Project contacts: Professor Robin Skeates and Dr Alessandra Varalli (PDRA on the project)
Image above: Article on the project published in the Ligurian newspaper Il Secolo XIX
This project, undertaken by Dr. Alessandra Varalli under the supervision of Prof. Robin Skeates, is using stable isotope analysis to identify, quantify and interpret changes in human dietary habits, subsistence strategies and the environment northwest Italy during later prehistory. This includes work on botanical, zoological and human remains. Our focus in Durham has been on the Copper, Bronze and Early Iron Ages (c. 3600-800 BC) in the Liguria region, which are characterised by major socio-economic transformations, including the development of new and more specialised agricultural practices.
Multi-element stable isotope analysis (C, N, S) on bone collagen was conducted a large sample of 124 humans and 86 animals from 10 cemeteries in western Liguria, dated from Copper Age to the Early Iron Age. Results indicate that the human diet was based on C3 terrestrial foodstuffs. Changes in dietary patterns occurred during the Final Bronze Age/Early Iron Age, when the introduction of new cereals like C4 plants (millets) becomes evident. (This is later compared to eastern Italy, where millets appear during the Early-Middle Bronze Age.) Different dietary patterns have also been identified within some local groups. According to sulphur analysis, this variability does not appear to have been caused by individuals with different places of origin. Instead, it could reflect differential access to certain food resources, linked to the social position of those individuals. It is also possible that the more arid climate recorded for the end of the Final Bronze Age affected the food habits of some individuals.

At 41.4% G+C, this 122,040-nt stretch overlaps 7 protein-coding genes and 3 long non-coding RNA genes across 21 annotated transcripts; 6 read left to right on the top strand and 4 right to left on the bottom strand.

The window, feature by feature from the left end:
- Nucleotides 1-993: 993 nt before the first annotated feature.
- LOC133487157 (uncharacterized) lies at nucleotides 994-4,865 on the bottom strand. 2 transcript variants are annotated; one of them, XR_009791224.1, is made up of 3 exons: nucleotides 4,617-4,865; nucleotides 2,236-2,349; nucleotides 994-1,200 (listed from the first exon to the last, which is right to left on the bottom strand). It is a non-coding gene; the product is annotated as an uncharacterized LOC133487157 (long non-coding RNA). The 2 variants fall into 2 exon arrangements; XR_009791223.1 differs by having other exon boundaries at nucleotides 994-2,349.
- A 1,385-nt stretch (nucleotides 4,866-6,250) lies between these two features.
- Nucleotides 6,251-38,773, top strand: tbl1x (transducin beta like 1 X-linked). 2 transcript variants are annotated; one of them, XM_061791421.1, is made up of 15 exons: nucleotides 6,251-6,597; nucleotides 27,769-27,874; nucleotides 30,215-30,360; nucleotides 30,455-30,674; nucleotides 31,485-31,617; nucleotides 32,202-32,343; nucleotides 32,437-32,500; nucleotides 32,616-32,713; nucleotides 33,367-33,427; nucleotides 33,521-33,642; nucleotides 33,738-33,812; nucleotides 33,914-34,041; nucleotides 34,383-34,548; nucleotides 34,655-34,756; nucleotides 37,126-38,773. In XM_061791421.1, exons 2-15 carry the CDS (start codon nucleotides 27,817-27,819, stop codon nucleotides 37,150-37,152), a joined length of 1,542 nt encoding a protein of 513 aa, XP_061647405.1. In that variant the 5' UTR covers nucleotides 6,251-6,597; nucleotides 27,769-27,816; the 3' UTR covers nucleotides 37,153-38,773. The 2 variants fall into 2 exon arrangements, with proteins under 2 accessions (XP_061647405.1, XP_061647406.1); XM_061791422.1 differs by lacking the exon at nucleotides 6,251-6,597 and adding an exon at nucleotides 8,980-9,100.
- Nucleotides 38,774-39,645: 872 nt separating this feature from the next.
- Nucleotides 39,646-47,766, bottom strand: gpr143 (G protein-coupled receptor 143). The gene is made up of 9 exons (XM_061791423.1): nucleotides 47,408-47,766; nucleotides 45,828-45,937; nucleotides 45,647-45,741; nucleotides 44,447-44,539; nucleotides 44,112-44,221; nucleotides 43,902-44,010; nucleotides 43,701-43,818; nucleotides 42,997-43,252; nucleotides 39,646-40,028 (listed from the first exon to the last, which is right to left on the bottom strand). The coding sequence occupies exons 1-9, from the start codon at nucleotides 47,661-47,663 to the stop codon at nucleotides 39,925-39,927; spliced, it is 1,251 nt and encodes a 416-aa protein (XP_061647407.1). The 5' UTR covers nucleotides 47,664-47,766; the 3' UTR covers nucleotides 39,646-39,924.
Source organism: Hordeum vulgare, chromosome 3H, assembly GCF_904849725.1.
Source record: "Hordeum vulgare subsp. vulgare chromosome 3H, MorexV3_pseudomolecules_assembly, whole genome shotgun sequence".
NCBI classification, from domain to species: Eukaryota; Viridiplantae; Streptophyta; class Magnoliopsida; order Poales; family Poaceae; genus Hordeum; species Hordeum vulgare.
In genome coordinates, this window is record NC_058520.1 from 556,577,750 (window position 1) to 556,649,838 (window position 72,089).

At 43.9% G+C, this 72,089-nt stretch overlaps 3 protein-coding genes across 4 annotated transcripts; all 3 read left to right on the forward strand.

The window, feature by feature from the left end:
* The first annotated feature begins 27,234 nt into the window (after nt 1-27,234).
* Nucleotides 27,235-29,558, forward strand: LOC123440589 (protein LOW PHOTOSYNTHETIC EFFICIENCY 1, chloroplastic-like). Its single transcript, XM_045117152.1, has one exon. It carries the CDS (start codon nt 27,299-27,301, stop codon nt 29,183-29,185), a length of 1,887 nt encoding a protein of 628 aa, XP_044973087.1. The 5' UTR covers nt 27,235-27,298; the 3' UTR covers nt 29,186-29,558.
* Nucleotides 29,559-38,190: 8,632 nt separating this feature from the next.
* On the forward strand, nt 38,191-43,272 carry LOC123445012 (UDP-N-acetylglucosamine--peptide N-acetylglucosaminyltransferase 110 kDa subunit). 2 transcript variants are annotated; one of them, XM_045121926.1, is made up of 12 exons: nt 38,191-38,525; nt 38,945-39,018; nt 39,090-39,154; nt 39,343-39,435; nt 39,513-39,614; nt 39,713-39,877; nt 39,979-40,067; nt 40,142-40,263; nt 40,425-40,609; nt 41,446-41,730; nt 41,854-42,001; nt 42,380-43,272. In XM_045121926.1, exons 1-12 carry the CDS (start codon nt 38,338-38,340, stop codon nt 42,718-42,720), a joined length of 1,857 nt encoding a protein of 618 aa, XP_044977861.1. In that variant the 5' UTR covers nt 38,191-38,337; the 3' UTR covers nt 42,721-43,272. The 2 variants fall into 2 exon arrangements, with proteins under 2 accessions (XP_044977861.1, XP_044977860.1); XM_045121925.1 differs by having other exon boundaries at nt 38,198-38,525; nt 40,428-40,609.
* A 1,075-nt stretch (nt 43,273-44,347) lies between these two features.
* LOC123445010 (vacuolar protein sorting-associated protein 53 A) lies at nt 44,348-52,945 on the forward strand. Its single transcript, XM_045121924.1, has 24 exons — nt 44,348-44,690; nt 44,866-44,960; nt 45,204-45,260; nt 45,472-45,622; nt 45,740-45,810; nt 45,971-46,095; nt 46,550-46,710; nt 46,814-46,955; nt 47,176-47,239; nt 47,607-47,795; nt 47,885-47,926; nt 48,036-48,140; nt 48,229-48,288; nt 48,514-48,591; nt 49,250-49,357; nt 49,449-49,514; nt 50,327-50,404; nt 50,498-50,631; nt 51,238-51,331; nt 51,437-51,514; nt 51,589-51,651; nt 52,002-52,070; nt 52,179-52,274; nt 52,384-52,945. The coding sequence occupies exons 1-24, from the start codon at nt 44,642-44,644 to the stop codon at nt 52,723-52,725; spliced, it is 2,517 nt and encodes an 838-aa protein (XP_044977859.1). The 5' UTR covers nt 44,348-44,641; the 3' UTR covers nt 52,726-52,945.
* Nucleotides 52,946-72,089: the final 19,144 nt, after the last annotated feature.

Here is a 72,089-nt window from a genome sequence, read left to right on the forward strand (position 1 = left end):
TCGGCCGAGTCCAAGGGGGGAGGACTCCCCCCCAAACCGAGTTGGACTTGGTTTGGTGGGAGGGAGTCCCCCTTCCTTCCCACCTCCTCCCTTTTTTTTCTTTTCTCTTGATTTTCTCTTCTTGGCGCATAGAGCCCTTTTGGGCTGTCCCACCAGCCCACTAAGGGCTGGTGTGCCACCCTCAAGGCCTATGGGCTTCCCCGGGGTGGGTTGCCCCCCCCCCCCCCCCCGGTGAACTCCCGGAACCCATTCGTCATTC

Stable isotope analysis (C, N, S) was also conducted on well-preserved archaeobotanical samples from four Copper Age to Iron Age sites in Liguria. The plant remains consisted of different cereals (including wheat and barley) and pulses (e.g., bean, lentil, ervil). The data indicate that the cultivated plants were moderately- to well-watered in all periods, and that there was a long-term increase in nitrogen isotopes and hence the use of manuring, but that local farmers also pursued different agricultural strategies at each site.
Dr. Vitale Sparacello, University of Bordeaux, France
Image above: δ15N and δ13C results for human and faunal samples from Metal Age sites in Liguria